The Essex Gang’s worst atrocity was carried out but three days after the Loughton incident. By now, the gang was chiefly based in London, where it was easy to remain anonymous. On 4th February, Samuel Gregory, Dick Turpin, and three other members gathered at the Black Horse Inn in Westminster to plot their next attack. Gregory had once worked as a blacksmith in the vicinity of Earlsbury Farm, Edgware, and knew that the farmer, Joseph Lawrence, paid his workers very good wages. This act of generosity was fatal: Gregory thus suspected he was a wealthy man, and a worthy target.
Along the way to Earlsbury Farm, the gang stopped for alcohol at local taverns and ate a supper of bacon and eggs. Suitably fortified, they captured a shepherd boy, James Emmerton, and entered the farmhouse by force, menacing its inhabitants with pistols. At the time, the house contained Lawrence and two servants, John Pate and Dorothy Street. The servants and shepherd were tied up and bundled into a room, and Lawrence was threatened with death if he did not show the Essex Gang where he kept his money. Once again, the victim was elderly: Lawrence was well into his seventies.
Lawrence’s breeches were forced around his ankles to bind them, and he was dragged through the house to show the gang where he kept his valuables. When he refused to cooperate, Turpin savagely beat his bare backside while other members pistol-whipped his head. Boiling water was emptied over him, and he was made to sit bare-bottomed in the fire (suggesting the threat to Shelley on 1st February was very real). He was then dragged around the house again in search of valuables, this time by his hair and nose. Lawrence still did not comply, but the gang still found plunder.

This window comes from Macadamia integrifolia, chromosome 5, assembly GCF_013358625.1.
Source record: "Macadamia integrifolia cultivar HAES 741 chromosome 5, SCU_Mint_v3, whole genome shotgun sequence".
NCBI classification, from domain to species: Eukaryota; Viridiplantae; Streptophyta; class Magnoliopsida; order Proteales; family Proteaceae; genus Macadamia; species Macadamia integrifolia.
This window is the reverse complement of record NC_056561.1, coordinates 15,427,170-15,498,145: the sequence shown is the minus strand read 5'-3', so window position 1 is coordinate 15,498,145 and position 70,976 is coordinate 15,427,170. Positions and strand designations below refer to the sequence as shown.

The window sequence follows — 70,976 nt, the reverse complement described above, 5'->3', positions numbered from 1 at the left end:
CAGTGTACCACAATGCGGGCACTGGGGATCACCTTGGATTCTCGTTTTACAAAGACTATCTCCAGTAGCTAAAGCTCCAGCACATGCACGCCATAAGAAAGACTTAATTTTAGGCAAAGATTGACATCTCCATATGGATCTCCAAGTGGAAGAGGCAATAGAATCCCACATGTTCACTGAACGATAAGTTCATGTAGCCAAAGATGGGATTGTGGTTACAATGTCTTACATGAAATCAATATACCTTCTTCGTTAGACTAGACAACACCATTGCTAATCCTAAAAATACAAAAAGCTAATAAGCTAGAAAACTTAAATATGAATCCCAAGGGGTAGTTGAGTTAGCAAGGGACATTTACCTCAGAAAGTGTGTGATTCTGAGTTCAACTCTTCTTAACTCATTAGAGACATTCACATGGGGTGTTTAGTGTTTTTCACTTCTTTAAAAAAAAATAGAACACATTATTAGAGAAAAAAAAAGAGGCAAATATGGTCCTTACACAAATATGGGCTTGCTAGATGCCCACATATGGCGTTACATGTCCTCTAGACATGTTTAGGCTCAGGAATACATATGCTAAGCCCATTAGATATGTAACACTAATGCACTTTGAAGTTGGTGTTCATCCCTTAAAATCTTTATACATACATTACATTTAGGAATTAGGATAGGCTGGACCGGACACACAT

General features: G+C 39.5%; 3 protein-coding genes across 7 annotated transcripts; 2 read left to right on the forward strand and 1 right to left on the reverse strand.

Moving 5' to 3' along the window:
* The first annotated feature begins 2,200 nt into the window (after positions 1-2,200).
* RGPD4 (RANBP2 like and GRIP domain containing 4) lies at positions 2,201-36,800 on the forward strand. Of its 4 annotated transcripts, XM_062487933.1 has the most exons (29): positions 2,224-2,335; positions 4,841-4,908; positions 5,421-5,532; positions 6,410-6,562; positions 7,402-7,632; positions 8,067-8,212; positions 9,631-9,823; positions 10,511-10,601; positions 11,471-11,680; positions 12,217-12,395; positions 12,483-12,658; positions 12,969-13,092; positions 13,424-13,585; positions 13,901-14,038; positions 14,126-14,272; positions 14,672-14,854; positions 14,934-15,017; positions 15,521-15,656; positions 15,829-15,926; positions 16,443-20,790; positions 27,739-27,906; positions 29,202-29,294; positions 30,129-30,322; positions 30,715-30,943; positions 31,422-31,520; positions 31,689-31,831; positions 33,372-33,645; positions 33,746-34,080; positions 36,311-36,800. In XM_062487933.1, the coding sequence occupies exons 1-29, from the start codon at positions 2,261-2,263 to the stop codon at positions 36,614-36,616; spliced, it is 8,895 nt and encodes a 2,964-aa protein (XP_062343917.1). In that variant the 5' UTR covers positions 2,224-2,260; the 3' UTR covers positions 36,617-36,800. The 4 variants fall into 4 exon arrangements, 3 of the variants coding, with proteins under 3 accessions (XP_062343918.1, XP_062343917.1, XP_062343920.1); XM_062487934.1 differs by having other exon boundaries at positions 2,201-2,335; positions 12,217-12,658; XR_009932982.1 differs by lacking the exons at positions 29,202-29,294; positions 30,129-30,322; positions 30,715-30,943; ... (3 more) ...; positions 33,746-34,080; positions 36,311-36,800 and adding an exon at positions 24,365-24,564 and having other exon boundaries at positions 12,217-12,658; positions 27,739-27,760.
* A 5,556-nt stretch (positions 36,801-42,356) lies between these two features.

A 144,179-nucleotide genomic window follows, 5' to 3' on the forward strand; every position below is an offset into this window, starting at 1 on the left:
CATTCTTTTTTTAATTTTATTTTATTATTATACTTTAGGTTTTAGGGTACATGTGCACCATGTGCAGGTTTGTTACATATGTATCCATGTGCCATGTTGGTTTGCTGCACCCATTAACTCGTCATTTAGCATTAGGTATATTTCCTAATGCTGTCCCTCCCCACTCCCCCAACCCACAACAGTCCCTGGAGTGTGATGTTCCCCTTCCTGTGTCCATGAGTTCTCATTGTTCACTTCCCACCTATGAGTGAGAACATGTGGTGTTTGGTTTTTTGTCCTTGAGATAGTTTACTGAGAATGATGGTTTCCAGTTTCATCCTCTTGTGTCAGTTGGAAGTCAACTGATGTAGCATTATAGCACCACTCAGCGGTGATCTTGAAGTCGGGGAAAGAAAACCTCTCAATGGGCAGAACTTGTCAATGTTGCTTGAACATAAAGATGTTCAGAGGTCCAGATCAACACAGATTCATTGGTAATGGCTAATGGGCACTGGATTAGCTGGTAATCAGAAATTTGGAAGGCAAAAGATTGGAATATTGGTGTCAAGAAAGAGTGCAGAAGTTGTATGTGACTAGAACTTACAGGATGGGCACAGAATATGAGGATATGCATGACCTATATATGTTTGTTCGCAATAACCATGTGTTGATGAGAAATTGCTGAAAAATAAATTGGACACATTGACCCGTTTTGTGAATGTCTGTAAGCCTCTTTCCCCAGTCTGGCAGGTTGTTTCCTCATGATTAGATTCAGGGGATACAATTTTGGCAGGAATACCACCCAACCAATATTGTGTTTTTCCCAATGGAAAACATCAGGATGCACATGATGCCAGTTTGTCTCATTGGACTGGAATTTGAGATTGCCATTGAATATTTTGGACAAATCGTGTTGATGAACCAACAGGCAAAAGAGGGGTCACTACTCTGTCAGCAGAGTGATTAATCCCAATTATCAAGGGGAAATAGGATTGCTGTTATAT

While all this was going on, Samuel Gregory was upstairs with Dorothy Street. At first, it seemed that he had led her away to scare the girl into telling him where Lawrence stored his money and valuables. Gregory’s motive was far more sinister. Alone with the terrified girl, whose hands were bound, Lawrence raped her at gunpoint, threatening to kill her if she did not give in. After this barbaric act, he led Dorothy downstairs again, where she replied to one gang member asking if she had been injured, ‘no, but one of your men has lain with me’.
There is no mitigation for such brutality, but the sum the gang gained from the armed raid makes the incident even more horrific. The physical harm done to the poor old man and the raped servant girl, to say nothing of the terrible mental trauma they suffered, netted the Essex Gang a mere £30. Remembering Turpin as a dashing highwayman does these innocent victims a shocking disservice. Even after Earlsbury Farm, the gang showed no sign of letting up. Just three days later, the same men were involved of the violent robbery of the Francis family of Marylebone.